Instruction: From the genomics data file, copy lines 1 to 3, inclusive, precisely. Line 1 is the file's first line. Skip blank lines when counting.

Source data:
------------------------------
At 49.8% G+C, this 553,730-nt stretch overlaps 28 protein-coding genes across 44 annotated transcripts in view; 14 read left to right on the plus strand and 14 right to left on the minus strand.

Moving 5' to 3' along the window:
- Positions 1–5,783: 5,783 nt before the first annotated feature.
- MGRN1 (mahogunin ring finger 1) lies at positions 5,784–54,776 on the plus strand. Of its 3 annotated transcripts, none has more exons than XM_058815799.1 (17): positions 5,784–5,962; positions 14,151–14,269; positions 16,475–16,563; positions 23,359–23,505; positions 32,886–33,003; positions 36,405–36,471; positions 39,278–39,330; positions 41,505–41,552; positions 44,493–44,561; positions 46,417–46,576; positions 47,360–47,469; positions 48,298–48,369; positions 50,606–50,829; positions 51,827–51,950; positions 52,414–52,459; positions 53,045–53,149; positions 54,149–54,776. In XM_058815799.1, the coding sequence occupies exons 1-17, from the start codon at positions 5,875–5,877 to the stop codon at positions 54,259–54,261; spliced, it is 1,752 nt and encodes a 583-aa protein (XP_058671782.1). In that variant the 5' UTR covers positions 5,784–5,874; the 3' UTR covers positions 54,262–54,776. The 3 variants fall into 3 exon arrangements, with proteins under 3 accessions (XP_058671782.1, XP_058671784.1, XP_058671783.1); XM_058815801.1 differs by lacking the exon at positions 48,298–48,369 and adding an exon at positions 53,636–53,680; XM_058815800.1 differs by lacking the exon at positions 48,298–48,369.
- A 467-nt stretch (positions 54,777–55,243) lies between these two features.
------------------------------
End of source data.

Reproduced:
At 49.8% G+C, this 553,730-nt stretch overlaps 28 protein-coding genes across 44 annotated transcripts in view; 14 read left to right on the plus strand and 14 right to left on the minus strand.

Moving 5' to 3' along the window:
- Positions 1–5,783: 5,783 nt before the first annotated feature.